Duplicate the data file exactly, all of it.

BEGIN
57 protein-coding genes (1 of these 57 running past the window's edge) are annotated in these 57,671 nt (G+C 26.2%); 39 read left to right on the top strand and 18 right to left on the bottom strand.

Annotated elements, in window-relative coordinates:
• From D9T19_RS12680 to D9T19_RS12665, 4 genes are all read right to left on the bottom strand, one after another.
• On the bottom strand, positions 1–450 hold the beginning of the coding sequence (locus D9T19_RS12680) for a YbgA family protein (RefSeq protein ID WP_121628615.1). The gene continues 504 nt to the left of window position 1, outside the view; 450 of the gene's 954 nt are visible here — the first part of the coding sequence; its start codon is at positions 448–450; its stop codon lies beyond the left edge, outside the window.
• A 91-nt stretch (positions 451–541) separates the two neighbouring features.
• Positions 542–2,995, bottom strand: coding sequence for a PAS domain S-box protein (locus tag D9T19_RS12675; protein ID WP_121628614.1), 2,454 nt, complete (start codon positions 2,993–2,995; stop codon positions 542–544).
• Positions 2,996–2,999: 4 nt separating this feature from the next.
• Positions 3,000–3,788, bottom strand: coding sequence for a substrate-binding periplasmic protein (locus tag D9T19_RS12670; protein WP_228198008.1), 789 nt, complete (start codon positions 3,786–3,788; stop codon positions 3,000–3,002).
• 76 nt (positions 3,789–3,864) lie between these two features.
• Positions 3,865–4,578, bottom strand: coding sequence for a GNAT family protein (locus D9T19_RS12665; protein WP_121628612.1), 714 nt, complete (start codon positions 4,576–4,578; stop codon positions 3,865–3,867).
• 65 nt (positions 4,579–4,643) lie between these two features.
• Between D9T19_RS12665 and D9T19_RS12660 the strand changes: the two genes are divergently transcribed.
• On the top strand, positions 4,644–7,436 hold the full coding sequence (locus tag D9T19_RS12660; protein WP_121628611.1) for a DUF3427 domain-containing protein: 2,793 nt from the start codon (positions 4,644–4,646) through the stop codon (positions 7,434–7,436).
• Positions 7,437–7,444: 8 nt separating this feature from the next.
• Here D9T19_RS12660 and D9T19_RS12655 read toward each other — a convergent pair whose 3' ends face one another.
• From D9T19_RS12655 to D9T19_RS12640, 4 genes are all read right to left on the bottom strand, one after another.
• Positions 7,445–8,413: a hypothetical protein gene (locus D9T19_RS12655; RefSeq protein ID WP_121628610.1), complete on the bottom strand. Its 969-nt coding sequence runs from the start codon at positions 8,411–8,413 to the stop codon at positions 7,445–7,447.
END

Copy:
57 protein-coding genes (1 of these 57 running past the window's edge) are annotated in these 57,671 nt (G+C 26.2%); 39 read left to right on the top strand and 18 right to left on the bottom strand.

Annotated elements, in window-relative coordinates:
• From D9T19_RS12680 to D9T19_RS12665, 4 genes are all read right to left on the bottom strand, one after another.
• On the bottom strand, positions 1–450 hold the beginning of the coding sequence (locus D9T19_RS12680) for a YbgA family protein (RefSeq protein ID WP_121628615.1). The gene continues 504 nt to the left of window position 1, outside the view; 450 of the gene's 954 nt are visible here — the first part of the coding sequence; its start codon is at positions 448–450; its stop codon lies beyond the left edge, outside the window.
• A 91-nt stretch (positions 451–541) separates the two neighbouring features.
• Positions 542–2,995, bottom strand: coding sequence for a PAS domain S-box protein (locus tag D9T19_RS12675; protein ID WP_121628614.1), 2,454 nt, complete (start codon positions 2,993–2,995; stop codon positions 542–544).
• Positions 2,996–2,999: 4 nt separating this feature from the next.
• Positions 3,000–3,788, bottom strand: coding sequence for a substrate-binding periplasmic protein (locus tag D9T19_RS12670; protein WP_228198008.1), 789 nt, complete (start codon positions 3,786–3,788; stop codon positions 3,000–3,002).
• 76 nt (positions 3,789–3,864) lie between these two features.
• Positions 3,865–4,578, bottom strand: coding sequence for a GNAT family protein (locus D9T19_RS12665; protein WP_121628612.1), 714 nt, complete (start codon positions 4,576–4,578; stop codon positions 3,865–3,867).
• 65 nt (positions 4,579–4,643) lie between these two features.
• Between D9T19_RS12665 and D9T19_RS12660 the strand changes: the two genes are divergently transcribed.
• On the top strand, positions 4,644–7,436 hold the full coding sequence (locus tag D9T19_RS12660; protein WP_121628611.1) for a DUF3427 domain-containing protein: 2,793 nt from the start codon (positions 4,644–4,646) through the stop codon (positions 7,434–7,436).
• Positions 7,437–7,444: 8 nt separating this feature from the next.
• Here D9T19_RS12660 and D9T19_RS12655 read toward each other — a convergent pair whose 3' ends face one another.
• From D9T19_RS12655 to D9T19_RS12640, 4 genes are all read right to left on the bottom strand, one after another.
• Positions 7,445–8,413: a hypothetical protein gene (locus D9T19_RS12655; RefSeq protein ID WP_121628610.1), complete on the bottom strand. Its 969-nt coding sequence runs from the start codon at positions 8,411–8,413 to the stop codon at positions 7,445–7,447.